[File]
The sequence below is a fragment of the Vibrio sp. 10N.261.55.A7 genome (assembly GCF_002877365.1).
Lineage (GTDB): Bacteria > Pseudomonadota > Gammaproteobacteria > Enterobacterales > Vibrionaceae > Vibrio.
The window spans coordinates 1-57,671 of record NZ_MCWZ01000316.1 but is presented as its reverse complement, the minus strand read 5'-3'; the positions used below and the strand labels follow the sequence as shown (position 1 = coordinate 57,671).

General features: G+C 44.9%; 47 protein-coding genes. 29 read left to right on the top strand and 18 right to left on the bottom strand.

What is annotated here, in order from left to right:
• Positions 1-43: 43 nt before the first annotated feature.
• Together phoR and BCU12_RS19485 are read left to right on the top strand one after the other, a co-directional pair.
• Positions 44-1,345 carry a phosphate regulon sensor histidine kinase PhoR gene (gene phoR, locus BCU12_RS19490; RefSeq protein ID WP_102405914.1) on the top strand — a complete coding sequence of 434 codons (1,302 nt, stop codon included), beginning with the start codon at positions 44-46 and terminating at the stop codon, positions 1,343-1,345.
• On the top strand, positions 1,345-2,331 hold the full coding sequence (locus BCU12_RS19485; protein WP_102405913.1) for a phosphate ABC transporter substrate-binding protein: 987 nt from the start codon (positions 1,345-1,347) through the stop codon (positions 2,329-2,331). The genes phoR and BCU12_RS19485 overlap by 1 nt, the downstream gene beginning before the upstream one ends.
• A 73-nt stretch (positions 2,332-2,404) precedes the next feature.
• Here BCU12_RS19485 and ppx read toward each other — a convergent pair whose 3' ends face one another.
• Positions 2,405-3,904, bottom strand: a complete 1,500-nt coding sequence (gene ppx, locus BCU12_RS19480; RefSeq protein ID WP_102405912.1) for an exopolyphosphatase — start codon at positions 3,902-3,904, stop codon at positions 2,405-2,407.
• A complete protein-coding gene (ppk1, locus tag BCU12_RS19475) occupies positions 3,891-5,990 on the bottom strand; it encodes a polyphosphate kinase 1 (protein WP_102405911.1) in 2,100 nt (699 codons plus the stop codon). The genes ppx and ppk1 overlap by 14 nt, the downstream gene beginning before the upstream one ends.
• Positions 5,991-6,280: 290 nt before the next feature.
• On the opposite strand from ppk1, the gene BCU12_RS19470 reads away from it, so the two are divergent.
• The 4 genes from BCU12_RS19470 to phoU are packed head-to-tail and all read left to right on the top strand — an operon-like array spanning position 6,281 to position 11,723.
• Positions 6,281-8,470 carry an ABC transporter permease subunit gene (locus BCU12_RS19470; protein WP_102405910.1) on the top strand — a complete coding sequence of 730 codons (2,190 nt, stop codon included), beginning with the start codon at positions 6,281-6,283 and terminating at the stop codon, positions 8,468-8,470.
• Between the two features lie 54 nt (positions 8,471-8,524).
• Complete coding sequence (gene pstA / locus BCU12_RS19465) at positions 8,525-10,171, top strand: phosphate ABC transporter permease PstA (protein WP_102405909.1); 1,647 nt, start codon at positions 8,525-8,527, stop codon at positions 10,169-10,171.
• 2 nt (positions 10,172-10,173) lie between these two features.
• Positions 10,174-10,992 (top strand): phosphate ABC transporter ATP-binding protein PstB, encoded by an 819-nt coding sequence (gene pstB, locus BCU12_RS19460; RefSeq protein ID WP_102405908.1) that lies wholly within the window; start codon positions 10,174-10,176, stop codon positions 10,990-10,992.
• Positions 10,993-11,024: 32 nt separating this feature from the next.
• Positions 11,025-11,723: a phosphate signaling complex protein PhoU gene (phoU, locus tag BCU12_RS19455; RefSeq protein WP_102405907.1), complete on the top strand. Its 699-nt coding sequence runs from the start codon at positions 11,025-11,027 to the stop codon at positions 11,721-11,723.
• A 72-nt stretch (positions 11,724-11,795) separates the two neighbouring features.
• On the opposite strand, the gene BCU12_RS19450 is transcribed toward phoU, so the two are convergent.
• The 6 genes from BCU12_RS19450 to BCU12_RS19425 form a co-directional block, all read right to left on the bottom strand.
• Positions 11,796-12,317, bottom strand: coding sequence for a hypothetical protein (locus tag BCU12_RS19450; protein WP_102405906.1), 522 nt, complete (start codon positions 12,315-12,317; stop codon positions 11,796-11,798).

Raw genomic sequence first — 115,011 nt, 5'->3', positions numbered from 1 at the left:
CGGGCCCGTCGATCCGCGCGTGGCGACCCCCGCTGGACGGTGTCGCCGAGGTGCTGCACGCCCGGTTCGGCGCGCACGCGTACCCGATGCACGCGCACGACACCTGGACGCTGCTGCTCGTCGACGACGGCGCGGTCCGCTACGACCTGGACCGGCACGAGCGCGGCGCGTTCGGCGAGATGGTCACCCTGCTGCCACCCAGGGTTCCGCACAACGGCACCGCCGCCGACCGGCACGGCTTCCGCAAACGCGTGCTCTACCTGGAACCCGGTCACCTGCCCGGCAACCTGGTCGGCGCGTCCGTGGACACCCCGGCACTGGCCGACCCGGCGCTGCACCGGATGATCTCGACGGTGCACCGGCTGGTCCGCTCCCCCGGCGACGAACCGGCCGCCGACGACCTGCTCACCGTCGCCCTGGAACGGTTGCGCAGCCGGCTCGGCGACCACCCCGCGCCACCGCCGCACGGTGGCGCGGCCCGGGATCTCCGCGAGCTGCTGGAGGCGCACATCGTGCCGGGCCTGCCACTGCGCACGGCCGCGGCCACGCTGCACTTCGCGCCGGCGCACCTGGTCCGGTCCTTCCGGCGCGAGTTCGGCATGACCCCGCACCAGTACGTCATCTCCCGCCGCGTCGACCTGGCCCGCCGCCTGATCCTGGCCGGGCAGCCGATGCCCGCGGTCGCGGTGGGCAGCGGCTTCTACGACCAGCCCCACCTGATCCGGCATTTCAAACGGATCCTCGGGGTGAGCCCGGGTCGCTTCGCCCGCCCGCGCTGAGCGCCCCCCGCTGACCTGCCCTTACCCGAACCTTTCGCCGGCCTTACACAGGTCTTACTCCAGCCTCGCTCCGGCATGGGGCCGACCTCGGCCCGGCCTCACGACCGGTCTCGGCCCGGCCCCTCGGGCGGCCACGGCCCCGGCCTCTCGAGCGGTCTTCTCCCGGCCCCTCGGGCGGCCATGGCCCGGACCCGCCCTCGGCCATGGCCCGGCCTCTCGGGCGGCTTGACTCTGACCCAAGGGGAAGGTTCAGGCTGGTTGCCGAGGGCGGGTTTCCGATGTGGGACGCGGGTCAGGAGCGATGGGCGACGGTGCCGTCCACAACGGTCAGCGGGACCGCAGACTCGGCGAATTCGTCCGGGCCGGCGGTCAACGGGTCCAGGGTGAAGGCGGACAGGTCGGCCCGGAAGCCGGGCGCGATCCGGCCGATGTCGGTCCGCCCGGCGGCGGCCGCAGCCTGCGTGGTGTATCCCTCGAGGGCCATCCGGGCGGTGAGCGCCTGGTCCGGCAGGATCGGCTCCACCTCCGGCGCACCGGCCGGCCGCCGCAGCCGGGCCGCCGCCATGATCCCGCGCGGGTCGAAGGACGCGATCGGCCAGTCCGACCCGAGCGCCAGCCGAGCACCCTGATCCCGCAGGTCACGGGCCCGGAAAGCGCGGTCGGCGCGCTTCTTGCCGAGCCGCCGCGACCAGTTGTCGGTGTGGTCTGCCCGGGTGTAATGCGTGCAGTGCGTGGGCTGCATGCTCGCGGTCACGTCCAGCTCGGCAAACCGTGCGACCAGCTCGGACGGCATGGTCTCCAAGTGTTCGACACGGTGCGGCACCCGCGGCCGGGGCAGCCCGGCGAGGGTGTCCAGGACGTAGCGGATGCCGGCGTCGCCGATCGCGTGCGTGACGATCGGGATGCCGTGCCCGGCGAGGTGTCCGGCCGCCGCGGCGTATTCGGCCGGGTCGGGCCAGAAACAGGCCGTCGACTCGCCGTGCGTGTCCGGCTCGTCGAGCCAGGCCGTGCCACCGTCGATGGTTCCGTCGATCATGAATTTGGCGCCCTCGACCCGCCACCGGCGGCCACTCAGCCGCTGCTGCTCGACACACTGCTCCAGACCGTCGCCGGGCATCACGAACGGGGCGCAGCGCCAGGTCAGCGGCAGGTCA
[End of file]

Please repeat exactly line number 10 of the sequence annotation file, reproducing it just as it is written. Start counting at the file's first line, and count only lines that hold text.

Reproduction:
• A 73-nt stretch (positions 2,332-2,404) precedes the next feature.